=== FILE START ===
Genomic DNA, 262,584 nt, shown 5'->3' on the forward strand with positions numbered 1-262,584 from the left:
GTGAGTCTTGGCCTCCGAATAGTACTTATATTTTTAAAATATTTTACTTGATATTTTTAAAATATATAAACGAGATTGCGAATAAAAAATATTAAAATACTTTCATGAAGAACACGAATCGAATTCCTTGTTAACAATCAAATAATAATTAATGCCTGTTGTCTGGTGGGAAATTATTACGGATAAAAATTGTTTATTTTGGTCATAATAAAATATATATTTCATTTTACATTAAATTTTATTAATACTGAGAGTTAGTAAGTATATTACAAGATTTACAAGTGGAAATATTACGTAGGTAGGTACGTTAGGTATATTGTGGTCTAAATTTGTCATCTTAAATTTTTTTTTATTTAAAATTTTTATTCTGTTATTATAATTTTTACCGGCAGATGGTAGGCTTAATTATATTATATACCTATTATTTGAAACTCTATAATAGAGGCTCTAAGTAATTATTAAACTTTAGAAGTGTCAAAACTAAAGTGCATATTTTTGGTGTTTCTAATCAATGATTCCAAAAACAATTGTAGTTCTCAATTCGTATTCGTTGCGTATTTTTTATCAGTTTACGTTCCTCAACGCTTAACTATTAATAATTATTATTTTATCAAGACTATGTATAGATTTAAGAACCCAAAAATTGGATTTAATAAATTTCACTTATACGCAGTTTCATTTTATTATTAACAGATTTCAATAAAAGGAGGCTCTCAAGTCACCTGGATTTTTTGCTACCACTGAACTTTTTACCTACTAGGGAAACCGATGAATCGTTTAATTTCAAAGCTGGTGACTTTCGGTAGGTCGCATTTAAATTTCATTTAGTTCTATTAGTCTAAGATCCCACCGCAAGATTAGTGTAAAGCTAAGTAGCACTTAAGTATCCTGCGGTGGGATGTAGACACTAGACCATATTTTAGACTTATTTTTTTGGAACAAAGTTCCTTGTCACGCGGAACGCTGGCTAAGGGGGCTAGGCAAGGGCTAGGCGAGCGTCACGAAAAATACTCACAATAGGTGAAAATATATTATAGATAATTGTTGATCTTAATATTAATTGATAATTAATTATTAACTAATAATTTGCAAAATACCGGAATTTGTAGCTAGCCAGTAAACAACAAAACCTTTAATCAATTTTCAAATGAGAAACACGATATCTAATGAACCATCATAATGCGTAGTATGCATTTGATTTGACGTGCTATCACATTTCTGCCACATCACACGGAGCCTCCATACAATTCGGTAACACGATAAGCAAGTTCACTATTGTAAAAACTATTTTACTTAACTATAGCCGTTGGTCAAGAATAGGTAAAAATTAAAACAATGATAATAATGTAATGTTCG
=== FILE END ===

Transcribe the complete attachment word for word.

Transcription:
Genomic DNA, 262,584 nt, shown 5'->3' on the forward strand with positions numbered 1-262,584 from the left:
GTGAGTCTTGGCCTCCGAATAGTACTTATATTTTTAAAATATTTTACTTGATATTTTTAAAATATATAAACGAGATTGCGAATAAAAAATATTAAAATACTTTCATGAAGAACACGAATCGAATTCCTTGTTAACAATCAAATAATAATTAATGCCTGTTGTCTGGTGGGAAATTATTACGGATAAAAATTGTTTATTTTGGTCATAATAAAATATATATTTCATTTTACATTAAATTTTATTAATACTGAGAGTTAGTAAGTATATTACAAGATTTACAAGTGGAAATATTACGTAGGTAGGTACGTTAGGTATATTGTGGTCTAAATTTGTCATCTTAAATTTTTTTTTATTTAAAATTTTTATTCTGTTATTATAATTTTTACCGGCAGATGGTAGGCTTAATTATATTATATACCTATTATTTGAAACTCTATAATAGAGGCTCTAAGTAATTATTAAACTTTAGAAGTGTCAAAACTAAAGTGCATATTTTTGGTGTTTCTAATCAATGATTCCAAAAACAATTGTAGTTCTCAATTCGTATTCGTTGCGTATTTTTTATCAGTTTACGTTCCTCAACGCTTAACTATTAATAATTATTATTTTATCAAGACTATGTATAGATTTAAGAACCCAAAAATTGGATTTAATAAATTTCACTTATACGCAGTTTCATTTTATTATTAACAGATTTCAATAAAAGGAGGCTCTCAAGTCACCTGGATTTTTTGCTACCACTGAACTTTTTACCTACTAGGGAAACCGATGAATCGTTTAATTTCAAAGCTGGTGACTTTCGGTAGGTCGCATTTAAATTTCATTTAGTTCTATTAGTCTAAGATCCCACCGCAAGATTAGTGTAAAGCTAAGTAGCACTTAAGTATCCTGCGGTGGGATGTAGACACTAGACCATATTTTAGACTTATTTTTTTGGAACAAAGTTCCTTGTCACGCGGAACGCTGGCTAAGGGGGCTAGGCAAGGGCTAGGCGAGCGTCACGAAAAATACTCACAATAGGTGAAAATATATTATAGATAATTGTTGATCTTAATATTAATTGATAATTAATTATTAACTAATAATTTGCAAAATACCGGAATTTGTAGCTAGCCAGTAAACAACAAAACCTTTAATCAATTTTCAAATGAGAAACACGATATCTAATGAACCATCATAATGCGTAGTATGCATTTGATTTGACGTGCTATCACATTTCTGCCACATCACACGGAGCCTCCATACAATTCGGTAACACGATAAGCAAGTTCACTATTGTAAAAACTATTTTACTTAACTATAGCCGTTGGTCAAGAATAGGTAAAAATTAAAACAATGATAATAATGTAATGTTCG